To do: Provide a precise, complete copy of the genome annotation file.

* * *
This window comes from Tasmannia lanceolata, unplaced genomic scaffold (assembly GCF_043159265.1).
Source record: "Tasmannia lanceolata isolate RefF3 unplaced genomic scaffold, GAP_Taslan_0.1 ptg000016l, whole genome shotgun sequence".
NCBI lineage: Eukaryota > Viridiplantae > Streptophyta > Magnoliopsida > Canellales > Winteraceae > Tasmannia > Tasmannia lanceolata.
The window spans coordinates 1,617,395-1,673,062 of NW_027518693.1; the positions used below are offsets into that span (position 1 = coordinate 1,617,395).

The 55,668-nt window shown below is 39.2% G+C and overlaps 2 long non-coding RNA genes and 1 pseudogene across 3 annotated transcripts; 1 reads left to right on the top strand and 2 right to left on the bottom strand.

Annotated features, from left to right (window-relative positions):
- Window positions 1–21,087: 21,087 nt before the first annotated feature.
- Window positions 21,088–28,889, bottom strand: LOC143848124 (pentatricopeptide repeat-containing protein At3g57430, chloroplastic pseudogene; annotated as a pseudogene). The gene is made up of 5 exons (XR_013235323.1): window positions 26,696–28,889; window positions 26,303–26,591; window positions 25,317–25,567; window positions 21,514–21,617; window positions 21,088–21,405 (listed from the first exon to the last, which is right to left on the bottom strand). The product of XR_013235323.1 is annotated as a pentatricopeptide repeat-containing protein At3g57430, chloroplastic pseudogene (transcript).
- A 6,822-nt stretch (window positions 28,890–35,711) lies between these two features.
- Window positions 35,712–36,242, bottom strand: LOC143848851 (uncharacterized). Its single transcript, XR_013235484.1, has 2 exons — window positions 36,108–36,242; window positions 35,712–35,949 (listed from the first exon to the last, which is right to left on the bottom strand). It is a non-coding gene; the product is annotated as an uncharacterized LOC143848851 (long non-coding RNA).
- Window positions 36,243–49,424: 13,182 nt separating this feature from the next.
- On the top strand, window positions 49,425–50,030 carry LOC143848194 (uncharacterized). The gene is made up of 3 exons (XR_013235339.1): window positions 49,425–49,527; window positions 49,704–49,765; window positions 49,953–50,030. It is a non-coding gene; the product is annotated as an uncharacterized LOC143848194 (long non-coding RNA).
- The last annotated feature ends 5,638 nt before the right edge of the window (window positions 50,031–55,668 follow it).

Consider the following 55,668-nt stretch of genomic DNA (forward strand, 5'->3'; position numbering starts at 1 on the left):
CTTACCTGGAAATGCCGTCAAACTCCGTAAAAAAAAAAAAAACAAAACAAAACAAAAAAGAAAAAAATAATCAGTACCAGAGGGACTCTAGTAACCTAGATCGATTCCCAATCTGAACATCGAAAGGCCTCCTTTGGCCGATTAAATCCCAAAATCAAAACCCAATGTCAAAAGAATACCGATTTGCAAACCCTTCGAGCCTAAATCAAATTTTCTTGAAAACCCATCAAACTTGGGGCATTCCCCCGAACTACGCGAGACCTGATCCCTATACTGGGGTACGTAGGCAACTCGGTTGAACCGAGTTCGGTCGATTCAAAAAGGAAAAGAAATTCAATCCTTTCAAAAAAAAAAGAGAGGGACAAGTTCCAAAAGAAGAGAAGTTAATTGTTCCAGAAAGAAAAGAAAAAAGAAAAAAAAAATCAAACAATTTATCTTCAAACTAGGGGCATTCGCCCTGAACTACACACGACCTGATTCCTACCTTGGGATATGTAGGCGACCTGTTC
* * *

This window comes from Tasmannia lanceolata, unplaced genomic scaffold (assembly GCF_043159265.1).
Source record: "Tasmannia lanceolata isolate RefF3 unplaced genomic scaffold, GAP_Taslan_0.1 ptg000016l, whole genome shotgun sequence".
NCBI lineage: Eukaryota > Viridiplantae > Streptophyta > Magnoliopsida > Canellales > Winteraceae > Tasmannia > Tasmannia lanceolata.
The window spans coordinates 1,617,395-1,673,062 of NW_027518693.1; the positions used below are offsets into that span (position 1 = coordinate 1,617,395).

The 55,668-nt window shown below is 39.2% G+C and overlaps 2 long non-coding RNA genes and 1 pseudogene across 3 annotated transcripts; 1 reads left to right on the top strand and 2 right to left on the bottom strand.

Annotated features, from left to right (window-relative positions):
- Window positions 1–21,087: 21,087 nt before the first annotated feature.
- Window positions 21,088–28,889, bottom strand: LOC143848124 (pentatricopeptide repeat-containing protein At3g57430, chloroplastic pseudogene; annotated as a pseudogene). The gene is made up of 5 exons (XR_013235323.1): window positions 26,696–28,889; window positions 26,303–26,591; window positions 25,317–25,567; window positions 21,514–21,617; window positions 21,088–21,405 (listed from the first exon to the last, which is right to left on the bottom strand). The product of XR_013235323.1 is annotated as a pentatricopeptide repeat-containing protein At3g57430, chloroplastic pseudogene (transcript).
- A 6,822-nt stretch (window positions 28,890–35,711) lies between these two features.
- Window positions 35,712–36,242, bottom strand: LOC143848851 (uncharacterized). Its single transcript, XR_013235484.1, has 2 exons — window positions 36,108–36,242; window positions 35,712–35,949 (listed from the first exon to the last, which is right to left on the bottom strand). It is a non-coding gene; the product is annotated as an uncharacterized LOC143848851 (long non-coding RNA).
- Window positions 36,243–49,424: 13,182 nt separating this feature from the next.
- On the top strand, window positions 49,425–50,030 carry LOC143848194 (uncharacterized). The gene is made up of 3 exons (XR_013235339.1): window positions 49,425–49,527; window positions 49,704–49,765; window positions 49,953–50,030. It is a non-coding gene; the product is annotated as an uncharacterized LOC143848194 (long non-coding RNA).
- The last annotated feature ends 5,638 nt before the right edge of the window (window positions 50,031–55,668 follow it).

Consider the following 55,668-nt stretch of genomic DNA (forward strand, 5'->3'; position numbering starts at 1 on the left):
CTTACCTGGAAATGCCGTCAAACTCCGTAAAAAAAAAAAAAACAAAACAAAACAAAAAAGAAAAAAATAATCAGTACCAGAGGGACTCTAGTAACCTAGATCGATTCCCAATCTGAACATCGAAAGGCCTCCTTTGGCCGATTAAATCCCAAAATCAAAACCCAATGTCAAAAGAATACCGATTTGCAAACCCTTCGAGCCTAAATCAAATTTTCTTGAAAACCCATCAAACTTGGGGCATTCCCCCGAACTACGCGAGACCTGATCCCTATACTGGGGTACGTAGGCAACTCGGTTGAACCGAGTTCGGTCGATTCAAAAAGGAAAAGAAATTCAATCCTTTCAAAAAAAAAAGAGAGGGACAAGTTCCAAAAGAAGAGAAGTTAATTGTTCCAGAAAGAAAAGAAAAAAGAAAAAAAAAATCAAACAATTTATCTTCAAACTAGGGGCATTCGCCCTGAACTACACACGACCTGATTCCTACCTTGGGATATGTAGGCGACCTGTTC